Wandering around the almost 2000 years old ruins it is hard to imagine that there used to be a city here, where people lived their everyday lives. Aquincum, the capital of Alsó-Pannónia one time is truncated today, but still amazing, says vjm.hu.

The hand of the rapidly expanding Roman Empire reached even the land of Pannonia. After its traders made sure that the area is perfect for settling thanks to its favourable natural features and geographical conditions of transport, soon soldiers also arrived in the area which is Óbuda today. When we mention Aquincum nowadays, we simply mean the area railed off, which is visible from far away with its conduits if we drive along the Szentendrei út. But it is important to see that Aquincum does not stand for this part only.

The city originally consisted of three parts: firstly, the soldiers’ quarter, the extension of which we know pretty exactly; secondly, a legion camp, the inhabitants of which were the members of the elite team of 6000 people; thirdly, the communal city, hallmarked by the water pipes, although only a part of it can be seen on the surface.

Photo: Wikicommons by Kaboldy

The first remnant of the city was found by a vine-grower in Óbuda in 1778, while he was digging a stack. It was a part of the famous Roman floor heating. But the excavations that time did more harm than good, because they had no methodology and were too hurried. This might have resulted in more artefacts being damaged or getting lost.

Professional excavation started only in the end of the 19th century, when the objects and building remains were conserved as well.

The city centre was built in the crossing of the Eastern and Western roads. We can go anywhere in the world and see any Roman province or even Rome itself, the most important buildings of public administration will be found in this junction. Here you can find the Sanctuary, where sacrifices can be presented for Juno, Jupiter, or Minerva, in hope for a better future. Although Romans did not expect the Celtic tribes settling in the area before them to identify with their culture, religion, and customs, but they required them to sacrifice in this spot once every year.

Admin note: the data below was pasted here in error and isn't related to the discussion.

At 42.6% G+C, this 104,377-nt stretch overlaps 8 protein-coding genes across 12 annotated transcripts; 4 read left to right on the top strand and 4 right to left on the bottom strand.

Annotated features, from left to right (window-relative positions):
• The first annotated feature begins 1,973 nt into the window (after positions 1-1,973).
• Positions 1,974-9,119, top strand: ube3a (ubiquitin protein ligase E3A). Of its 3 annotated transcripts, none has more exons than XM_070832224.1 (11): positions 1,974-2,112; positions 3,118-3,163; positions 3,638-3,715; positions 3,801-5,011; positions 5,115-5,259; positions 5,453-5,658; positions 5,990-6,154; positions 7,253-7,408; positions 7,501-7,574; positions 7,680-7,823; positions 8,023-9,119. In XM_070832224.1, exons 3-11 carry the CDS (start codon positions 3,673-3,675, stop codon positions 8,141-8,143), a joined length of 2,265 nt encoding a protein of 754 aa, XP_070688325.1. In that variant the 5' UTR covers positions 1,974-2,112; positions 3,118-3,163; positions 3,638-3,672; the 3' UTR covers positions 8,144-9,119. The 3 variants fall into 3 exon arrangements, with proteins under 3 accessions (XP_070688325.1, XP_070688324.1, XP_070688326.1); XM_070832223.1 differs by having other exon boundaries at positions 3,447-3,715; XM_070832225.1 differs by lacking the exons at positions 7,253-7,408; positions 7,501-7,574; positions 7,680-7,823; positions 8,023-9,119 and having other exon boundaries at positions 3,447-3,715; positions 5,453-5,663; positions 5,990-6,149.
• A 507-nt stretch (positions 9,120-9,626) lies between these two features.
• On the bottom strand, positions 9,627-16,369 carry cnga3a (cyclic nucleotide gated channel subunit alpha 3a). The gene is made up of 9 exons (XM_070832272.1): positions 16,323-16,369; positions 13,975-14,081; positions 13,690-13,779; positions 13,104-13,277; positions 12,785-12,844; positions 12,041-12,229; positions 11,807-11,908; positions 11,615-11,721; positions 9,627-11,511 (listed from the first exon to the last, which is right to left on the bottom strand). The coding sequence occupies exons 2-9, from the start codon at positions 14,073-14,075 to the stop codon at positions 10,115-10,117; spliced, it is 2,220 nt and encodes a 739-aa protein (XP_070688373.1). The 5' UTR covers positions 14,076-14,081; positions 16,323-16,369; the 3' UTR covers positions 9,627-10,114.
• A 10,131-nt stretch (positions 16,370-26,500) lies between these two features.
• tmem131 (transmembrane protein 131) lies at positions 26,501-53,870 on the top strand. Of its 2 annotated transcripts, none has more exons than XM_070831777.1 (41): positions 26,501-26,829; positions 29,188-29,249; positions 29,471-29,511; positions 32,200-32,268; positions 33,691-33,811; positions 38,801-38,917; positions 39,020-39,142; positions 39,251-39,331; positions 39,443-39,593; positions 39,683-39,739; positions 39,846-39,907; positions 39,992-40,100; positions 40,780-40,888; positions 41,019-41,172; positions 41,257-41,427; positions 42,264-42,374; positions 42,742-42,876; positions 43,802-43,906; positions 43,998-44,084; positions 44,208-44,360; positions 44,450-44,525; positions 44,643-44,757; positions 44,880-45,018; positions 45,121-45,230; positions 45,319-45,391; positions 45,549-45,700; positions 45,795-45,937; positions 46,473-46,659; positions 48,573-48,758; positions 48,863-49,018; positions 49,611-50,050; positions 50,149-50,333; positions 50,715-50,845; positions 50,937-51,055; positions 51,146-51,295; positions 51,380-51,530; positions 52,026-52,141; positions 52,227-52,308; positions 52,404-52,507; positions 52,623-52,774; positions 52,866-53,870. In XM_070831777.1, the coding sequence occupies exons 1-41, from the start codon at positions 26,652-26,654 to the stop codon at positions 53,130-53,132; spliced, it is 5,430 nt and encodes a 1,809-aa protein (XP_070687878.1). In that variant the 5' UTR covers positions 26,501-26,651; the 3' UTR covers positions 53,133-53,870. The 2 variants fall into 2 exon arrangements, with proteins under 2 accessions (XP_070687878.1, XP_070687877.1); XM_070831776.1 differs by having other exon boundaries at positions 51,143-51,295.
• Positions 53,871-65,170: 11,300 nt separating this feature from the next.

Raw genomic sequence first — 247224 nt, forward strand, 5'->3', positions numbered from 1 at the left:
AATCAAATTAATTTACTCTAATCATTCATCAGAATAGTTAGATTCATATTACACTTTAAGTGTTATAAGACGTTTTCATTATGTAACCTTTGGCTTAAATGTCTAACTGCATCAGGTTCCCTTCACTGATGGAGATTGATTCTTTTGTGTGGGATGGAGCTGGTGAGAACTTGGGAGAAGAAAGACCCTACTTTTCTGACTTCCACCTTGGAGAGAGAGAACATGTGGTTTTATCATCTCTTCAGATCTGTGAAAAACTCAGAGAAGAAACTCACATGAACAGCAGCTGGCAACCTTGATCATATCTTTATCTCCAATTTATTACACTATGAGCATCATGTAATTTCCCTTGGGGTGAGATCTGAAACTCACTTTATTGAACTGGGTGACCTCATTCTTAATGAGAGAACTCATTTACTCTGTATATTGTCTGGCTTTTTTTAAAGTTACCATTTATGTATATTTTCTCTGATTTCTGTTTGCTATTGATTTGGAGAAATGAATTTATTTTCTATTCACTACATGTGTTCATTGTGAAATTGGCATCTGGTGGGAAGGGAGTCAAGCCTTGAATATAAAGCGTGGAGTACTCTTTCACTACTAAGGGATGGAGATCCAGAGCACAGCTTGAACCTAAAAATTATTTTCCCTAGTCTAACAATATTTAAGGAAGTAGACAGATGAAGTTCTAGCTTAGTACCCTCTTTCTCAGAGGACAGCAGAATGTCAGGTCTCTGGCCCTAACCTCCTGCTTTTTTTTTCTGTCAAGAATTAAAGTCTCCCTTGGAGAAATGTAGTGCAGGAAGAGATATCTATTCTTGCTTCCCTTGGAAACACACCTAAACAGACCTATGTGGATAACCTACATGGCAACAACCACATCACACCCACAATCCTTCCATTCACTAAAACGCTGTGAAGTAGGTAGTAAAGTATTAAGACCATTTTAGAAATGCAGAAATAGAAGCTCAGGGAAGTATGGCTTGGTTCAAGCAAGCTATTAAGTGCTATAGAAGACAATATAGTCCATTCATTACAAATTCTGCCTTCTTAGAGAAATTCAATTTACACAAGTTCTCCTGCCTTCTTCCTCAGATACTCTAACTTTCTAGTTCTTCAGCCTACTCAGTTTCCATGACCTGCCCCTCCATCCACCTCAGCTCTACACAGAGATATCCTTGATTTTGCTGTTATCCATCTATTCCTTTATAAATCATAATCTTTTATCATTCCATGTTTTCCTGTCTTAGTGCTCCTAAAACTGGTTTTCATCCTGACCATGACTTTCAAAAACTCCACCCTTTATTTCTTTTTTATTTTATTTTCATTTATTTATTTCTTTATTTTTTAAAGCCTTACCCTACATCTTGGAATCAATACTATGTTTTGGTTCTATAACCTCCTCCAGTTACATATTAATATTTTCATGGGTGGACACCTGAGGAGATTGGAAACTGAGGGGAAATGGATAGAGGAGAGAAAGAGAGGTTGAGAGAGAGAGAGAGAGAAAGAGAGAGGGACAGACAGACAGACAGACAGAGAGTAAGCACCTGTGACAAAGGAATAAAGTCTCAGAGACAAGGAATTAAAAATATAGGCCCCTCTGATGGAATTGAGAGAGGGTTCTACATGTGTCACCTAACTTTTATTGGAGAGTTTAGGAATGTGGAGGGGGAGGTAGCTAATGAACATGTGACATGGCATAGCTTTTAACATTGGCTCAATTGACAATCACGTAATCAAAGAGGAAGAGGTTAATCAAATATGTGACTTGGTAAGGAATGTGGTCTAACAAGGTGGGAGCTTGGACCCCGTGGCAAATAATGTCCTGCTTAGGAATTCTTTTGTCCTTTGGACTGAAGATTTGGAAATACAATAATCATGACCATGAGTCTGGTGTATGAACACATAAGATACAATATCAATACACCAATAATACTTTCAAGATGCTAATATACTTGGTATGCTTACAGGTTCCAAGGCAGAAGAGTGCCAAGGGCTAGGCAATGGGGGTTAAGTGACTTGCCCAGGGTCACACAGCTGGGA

The Basilica can be found here too, which, at the time, was not a religious building, but rather one for making law.

A chicken thief was taken here for his deeds the same way as a murderer or someone who left garbage in front of their shops – because, back then, it was a crime too.

Since there used to be a market place in the Basilica’s location, small shops were placed behind the corridors of the bigger meeting rooms.

Walking in the centre, it is almost natural for us to run into one of the typical features of the Roman culture, a bath. Visiting baths was an essential part of the Roman way of life, not only because of hygienic reasons. Most of the baths had a gym too, where Latin men could do exercise. Occasionally women also used the gym, but men and women could never be present in the bath at the same time.

The famous Roman invention, water pipes delivered water to the communal baths, which was retrieved from the nearby springs. The luxurious experience was ensured by the floor heating, so that people did not even hiss a little as they stepped out of the hot bath, on the floor. This comfort was ensured by the slaves, cutting wood in another room.

Besides bathing, there were other means of entertainment too: gladiator games, animal fights, and a more humane form of amusement, the theatre. But most of the buildings excavated are residential buildings, most of them bearing classic Italian features, accommodated to the climate.

Featured Image: Wikicommons by Kaboldy

Source: http://vjm.hu

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